How To Create Your Own HTML Signature in OSX Yosemite’s Apple Mail

How To Create Your Own HTML Signature in OSX Yosemite’s Apple Mail

Unfortunately, creating high quality custom email signatures in Apple’s Mac Mail can be a pain, so we’ve created a nifty tutorial on how to embed HTML signatures in Apple Mail. If you’re on OSX Yosemite (10.10), here’s how it’s done: 1. Open Mail and go to Preferences > Signatures. Create a new signature and add any random content as a placeholder. After creating your placeholder, make sure to close your Mail app. 2. Write your HTML code using your favorite editor. This markup should include only basic html tags like <div>, <span> and <td>. Don’t get too fancy since Mail only accepts inline css. In case you’re confused, I’ve included a code snippet of my email signature. Email Code Snippet XHTML Content-Transfer-Encoding: 7bit Content-Type: text/html; charset=us-ascii Message-Id: <D7DD1C63-7074-4653-ADA0-D34ED4B6FA70@home> Mime-Version: 1.0 (Mac OS X Mail 8.2 \(2098\)) <style type="text/css"> a.link { margin: 0; padding: 0; border: none; text-decoration: none; } </style> <br /> <meta http-equiv="Content-Type" content="text/html; charset=UTF-8"> <meta name="format-detection" content="telephone=no"> <table width='300' id="sig" cellspacing='0' cellpadding='0' border-spacing='0' style="width:300px;margin:0;padding:0;"> <tr> <td valign='top' style="margin:0;padding:0;"> <table id="sig2" cellspacing='0' cellpadding='0' border-spacing='0' style="padding:0;margin:0;font-family:'Lucida Grande',sans-serif;font-size:12px;color:#b0b0b0;border-collapse:collapse;-webkit-text-size-adjust:none;"> <tr style="margin:0;padding:0;"> <td style="margin:0;padding:0;font-family:'Lucida Grande',sans-serif;white-space:nowrap;"> <strong> <a href="mailto:drew@drewdrewthis.com" style="border:none;text-decoration:none;color:#049cdb;"> <span style="color:#049cdb;margin:0;padding:0">Andrew Garde Joia</span> </a> </strong> <span style="color:#b0b0b0;">|| Founder &amp; President</span> </td> </tr> <tr style="margin:0;padding:0;color:#b0a49b;"> <td style="margin:0;padding:0;font-family:'Lucida Grande',sans-serif;white-space:nowrap;"> <a href="http://drewdrewthis.com" style="border:none;text-decoration:none;color:#b0b0b0;"> <span style="color:#b0b0b0">www.drewdrewthis.com</span> </a> </td> </tr> <tr style="margin:0;padding:0;color:#b0a49b;"> <td style="margin:0;padding:0;font-family:'Lucida Grande',sans-serif;white-space:nowrap;"> <span style="color:#b0b0b0">Brookyln, New York</span> </td> </tr> <tr style="margin:0;padding:0;color:#b0a49b;"> <td style="margin:0;padding:0;font-family:'Lucida Grande',sans-serif;white-space:nowrap;"> <a href="tel:+1-207-200-1040" style="margin:0;padding:0;border:none;text-decoration:none;color:#b0b0b0;"> <span style="color:#b0b0b0">207.200.1040</span> </a> </td> </tr> <tr style="margin:0;padding:0;color:#b0a49b;"> <td style="margin:0;padding:0;font-family:'Lucida Grande',sans-serif;white-space:nowrap;"> <a href="https://www.facebook.com/drewdrewthisinc" style="margin:0;padding:0;border:none;text-decoration:none;color:#b0b0b0;"> <span style="color:#b0b0b0">Facebook</span> </a> <span style="color:e0e0e0;">&bull;</span> <a href="https://twitter.com/drew_drew_this" style="margin:0;padding:0;border:none;text-decoration:none;color:#b0b0b0;"> <span style="color:#b0b0b0">Twitter</span> </a> <span style="color:e0e0e0;">&bull;</span> <a href="https://www.linkedin.com/in/andrewgardejoia" style="margin:0;padding:0;border:none;text-decoration:none;color:#b0b0b0;"> <span style="color:#b0b0b0">LinkedIn</span> </a> <br /> </td> </tr> </table> </td>...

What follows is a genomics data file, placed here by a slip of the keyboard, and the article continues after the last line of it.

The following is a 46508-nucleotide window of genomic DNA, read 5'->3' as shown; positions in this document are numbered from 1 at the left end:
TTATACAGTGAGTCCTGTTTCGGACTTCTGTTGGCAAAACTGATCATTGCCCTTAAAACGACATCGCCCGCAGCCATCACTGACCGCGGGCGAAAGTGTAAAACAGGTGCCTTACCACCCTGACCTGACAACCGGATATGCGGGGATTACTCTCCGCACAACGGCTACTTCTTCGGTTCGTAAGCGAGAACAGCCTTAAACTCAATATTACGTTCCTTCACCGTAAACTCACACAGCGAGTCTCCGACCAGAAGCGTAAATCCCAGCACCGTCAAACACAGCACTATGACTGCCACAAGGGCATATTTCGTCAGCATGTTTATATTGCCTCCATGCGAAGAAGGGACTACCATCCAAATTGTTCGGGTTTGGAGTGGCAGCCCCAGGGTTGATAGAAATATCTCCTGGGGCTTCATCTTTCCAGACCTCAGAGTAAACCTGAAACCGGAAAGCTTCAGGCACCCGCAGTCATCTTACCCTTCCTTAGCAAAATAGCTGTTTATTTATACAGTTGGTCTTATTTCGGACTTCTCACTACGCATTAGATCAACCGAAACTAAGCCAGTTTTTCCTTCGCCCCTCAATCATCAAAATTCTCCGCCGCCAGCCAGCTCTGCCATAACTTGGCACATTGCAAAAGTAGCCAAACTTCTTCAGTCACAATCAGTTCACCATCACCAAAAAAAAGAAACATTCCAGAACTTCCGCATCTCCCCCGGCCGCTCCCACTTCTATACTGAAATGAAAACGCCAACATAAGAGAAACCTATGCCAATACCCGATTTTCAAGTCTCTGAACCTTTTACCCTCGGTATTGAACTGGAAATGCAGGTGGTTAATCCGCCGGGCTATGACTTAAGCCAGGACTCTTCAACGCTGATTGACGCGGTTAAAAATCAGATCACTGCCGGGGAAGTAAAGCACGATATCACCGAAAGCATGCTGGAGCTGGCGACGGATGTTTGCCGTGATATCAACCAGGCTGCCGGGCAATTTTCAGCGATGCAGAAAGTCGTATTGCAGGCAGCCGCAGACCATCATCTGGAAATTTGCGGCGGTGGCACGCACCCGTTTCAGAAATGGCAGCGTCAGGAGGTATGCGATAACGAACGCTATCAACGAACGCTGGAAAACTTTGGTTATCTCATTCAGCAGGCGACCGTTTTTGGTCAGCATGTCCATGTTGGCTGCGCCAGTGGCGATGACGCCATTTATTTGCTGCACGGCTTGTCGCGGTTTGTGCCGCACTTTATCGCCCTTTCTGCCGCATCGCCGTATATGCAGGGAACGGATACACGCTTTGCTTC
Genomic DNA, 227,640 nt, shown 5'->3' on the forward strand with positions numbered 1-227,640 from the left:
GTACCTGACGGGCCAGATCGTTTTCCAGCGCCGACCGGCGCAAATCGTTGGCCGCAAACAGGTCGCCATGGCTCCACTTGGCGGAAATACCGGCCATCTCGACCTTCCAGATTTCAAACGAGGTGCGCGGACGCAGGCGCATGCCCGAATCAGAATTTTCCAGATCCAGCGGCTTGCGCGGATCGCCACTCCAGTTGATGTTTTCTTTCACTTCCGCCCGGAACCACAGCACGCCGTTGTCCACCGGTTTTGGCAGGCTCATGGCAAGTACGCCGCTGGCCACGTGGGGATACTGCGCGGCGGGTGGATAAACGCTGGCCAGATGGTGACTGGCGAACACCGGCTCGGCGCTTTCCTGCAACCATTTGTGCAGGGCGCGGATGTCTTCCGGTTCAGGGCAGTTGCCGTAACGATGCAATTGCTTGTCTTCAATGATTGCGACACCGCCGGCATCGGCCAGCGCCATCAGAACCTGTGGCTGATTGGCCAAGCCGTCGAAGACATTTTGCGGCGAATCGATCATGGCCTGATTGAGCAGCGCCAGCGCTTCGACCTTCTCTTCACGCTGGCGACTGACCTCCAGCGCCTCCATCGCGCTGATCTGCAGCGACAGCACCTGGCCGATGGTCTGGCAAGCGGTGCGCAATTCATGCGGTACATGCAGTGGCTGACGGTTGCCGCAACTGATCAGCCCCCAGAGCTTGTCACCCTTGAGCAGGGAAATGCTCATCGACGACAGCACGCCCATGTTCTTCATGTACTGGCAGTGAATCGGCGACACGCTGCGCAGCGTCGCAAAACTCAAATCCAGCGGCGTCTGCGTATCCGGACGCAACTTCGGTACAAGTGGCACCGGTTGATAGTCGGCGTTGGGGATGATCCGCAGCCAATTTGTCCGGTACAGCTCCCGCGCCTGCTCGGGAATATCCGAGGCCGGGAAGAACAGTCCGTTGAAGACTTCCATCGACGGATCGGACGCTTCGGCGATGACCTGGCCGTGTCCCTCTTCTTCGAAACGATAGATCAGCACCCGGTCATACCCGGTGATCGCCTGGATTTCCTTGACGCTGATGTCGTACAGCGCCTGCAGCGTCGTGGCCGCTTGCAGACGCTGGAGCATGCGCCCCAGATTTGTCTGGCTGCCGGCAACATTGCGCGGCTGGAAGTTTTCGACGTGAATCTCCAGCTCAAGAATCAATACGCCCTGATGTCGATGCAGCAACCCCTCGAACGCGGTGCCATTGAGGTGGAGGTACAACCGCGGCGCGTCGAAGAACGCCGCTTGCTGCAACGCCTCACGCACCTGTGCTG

Must Have Tools #1: Flux

Must Have Tools #1: Flux

So here on the DDT blog, we decided to write a series on useful tools and applications that make life a little bit easier for web developers and designers in general. In our line of work, we often find ourselves in front of the computer for hours on end. So to kick off this series, though this application is not strictly a developer tool or a code base, it will save you from eyestrain and the disruption of your normal sleeping patterns. Flux! Flux was developed by Michael and Lorna Herf. It uses your geographical coordinates to adjust the color temperature of your computer display based on your time zone. Studies show that reading on your smartphone in the dark strains your eyes and inhibit the production of melatonin – the hormone largely responsible for the regulation of sleep and wake cycles. What Flux does is use warmer colors at night (starting at sunset) so you won’t have to suffer the glare of brightly lit screen. The Tale of Flux and The Millenial I’ve used Flux for a couple of months now at the suggestion of my well-meaning boss Andrew. It all started when I noticed that my left eye wasn’t focusing properly. Like the typical millennial, I Googled my symptoms and crowdsourced the nature of my ailment to my network of friends. I knew I was due for my annual eye exam but it was just different. Answers ranged from the hyperopia to an aneurysm. But my best friend who works as a nurse in an eye clinic told me that it was just plain old eye strain. Apparently, when...